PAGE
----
Crimes of the Rich and Poor: The Need for a Critical Comparative Analysis

Eileen B. Leonard, Vassar College

Working from the perspective of critical criminology, this paper asks us to rethink not only the ways we define crime, but how we as criminologists organize our study and presentation of the field. Treating conventional crime and the crimes of the powerful as separate categories of analysis has serious and detrimental implications. It reinforces stereotypes of crime as the actions of the poort, it hinders a more sociological analysis of crime in general, and it minimizes the underlying role of social inequality in the definition and treatment of criminal offenses. This social inequality includes not only differences of class, but also race and gender. I will also argue that unless we broaden our categories and offer a more comparative analysis of conventional and elite crime, we will continue to be stymied in our efforts to curg the varied forms of crime including conventional crime, domestic violence, and white collar crime.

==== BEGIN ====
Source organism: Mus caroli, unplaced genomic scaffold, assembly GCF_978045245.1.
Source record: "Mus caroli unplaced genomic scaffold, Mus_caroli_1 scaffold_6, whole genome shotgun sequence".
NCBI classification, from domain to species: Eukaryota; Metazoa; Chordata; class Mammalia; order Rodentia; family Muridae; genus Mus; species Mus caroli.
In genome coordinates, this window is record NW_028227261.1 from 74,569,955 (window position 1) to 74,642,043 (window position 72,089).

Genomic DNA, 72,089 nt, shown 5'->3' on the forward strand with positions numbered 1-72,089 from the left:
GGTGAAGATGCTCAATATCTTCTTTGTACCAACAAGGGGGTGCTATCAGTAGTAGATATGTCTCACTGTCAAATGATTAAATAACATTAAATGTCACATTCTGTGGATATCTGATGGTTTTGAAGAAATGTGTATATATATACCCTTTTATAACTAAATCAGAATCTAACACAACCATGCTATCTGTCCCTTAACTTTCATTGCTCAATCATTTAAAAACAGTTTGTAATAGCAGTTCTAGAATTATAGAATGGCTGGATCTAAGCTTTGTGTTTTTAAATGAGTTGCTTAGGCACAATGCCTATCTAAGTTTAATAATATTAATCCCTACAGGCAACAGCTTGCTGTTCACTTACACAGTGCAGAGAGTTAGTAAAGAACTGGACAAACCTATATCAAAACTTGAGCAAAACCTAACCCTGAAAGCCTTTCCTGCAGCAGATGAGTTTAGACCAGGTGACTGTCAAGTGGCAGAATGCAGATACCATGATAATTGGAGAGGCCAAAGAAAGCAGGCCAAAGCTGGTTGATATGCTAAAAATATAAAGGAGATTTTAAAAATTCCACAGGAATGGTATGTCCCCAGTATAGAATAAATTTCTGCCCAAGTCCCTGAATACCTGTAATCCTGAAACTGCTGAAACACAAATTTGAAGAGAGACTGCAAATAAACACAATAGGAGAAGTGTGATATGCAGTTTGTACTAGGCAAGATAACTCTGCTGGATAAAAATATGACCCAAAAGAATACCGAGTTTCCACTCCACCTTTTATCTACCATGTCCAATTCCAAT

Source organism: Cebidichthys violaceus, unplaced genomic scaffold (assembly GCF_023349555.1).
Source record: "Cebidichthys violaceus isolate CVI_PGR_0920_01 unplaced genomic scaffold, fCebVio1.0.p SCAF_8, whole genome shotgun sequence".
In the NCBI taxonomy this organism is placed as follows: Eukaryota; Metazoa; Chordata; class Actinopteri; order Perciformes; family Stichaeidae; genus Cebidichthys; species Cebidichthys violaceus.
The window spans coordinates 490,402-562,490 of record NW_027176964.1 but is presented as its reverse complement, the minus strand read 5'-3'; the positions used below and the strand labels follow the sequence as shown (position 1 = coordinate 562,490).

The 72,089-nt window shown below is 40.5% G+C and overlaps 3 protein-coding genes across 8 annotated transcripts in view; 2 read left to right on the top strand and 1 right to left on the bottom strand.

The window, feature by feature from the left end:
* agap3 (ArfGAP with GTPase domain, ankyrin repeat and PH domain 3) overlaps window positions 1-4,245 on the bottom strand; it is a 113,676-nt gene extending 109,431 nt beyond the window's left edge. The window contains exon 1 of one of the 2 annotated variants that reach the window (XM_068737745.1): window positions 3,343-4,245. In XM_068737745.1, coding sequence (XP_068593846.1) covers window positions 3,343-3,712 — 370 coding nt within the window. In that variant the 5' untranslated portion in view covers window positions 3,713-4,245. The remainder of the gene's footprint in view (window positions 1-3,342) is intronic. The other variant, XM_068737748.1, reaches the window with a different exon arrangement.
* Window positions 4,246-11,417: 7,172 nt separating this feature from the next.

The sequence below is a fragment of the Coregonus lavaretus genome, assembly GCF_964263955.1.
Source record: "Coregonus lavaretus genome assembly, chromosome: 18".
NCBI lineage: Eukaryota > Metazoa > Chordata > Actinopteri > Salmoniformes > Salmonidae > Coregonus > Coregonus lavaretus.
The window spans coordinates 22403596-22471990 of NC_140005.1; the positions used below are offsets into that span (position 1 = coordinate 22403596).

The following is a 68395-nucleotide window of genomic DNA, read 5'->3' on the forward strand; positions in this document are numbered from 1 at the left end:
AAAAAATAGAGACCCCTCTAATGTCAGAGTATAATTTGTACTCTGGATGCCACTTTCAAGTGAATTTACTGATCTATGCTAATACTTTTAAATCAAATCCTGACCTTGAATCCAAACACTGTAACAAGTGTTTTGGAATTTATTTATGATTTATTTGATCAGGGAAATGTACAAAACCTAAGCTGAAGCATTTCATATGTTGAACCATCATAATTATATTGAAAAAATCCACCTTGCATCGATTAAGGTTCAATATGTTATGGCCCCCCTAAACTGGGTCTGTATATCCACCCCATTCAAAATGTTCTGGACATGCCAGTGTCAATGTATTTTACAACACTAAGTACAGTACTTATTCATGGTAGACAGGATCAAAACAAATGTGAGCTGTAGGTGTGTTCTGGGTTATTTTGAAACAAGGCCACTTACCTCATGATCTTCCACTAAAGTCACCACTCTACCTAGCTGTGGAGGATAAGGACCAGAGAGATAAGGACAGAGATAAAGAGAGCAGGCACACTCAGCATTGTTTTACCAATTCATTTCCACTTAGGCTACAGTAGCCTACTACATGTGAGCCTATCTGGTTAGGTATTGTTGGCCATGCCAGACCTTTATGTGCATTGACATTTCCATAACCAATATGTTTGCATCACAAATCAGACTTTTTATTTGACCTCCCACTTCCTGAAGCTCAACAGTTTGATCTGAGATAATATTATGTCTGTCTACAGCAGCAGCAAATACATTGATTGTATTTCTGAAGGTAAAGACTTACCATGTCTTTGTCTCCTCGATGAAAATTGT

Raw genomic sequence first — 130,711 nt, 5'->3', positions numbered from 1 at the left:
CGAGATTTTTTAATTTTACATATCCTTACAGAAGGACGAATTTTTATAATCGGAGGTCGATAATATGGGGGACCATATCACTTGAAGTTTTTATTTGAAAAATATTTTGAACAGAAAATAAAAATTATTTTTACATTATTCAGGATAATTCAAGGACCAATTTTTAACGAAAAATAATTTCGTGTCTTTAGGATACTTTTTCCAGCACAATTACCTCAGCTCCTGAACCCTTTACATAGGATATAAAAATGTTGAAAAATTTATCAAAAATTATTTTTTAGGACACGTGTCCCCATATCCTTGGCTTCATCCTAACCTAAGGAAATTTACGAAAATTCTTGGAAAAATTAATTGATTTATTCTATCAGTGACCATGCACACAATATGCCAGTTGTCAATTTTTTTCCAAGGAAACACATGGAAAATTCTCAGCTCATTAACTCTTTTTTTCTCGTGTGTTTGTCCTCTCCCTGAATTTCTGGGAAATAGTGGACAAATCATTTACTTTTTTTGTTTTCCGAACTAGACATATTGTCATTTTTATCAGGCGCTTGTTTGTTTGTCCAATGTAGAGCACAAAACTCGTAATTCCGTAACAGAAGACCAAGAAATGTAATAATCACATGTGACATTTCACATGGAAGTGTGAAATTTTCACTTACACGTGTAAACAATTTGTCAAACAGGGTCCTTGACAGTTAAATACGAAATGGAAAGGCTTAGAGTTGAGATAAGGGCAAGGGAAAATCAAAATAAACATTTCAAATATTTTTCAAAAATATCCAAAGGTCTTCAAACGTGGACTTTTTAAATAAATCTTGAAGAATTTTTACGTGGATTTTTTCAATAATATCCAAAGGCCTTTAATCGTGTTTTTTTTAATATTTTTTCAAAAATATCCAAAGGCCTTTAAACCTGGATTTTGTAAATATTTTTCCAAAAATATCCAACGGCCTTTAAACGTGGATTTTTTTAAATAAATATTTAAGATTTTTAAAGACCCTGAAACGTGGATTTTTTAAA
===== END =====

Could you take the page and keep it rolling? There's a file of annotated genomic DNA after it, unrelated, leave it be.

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Updated 05/20/2006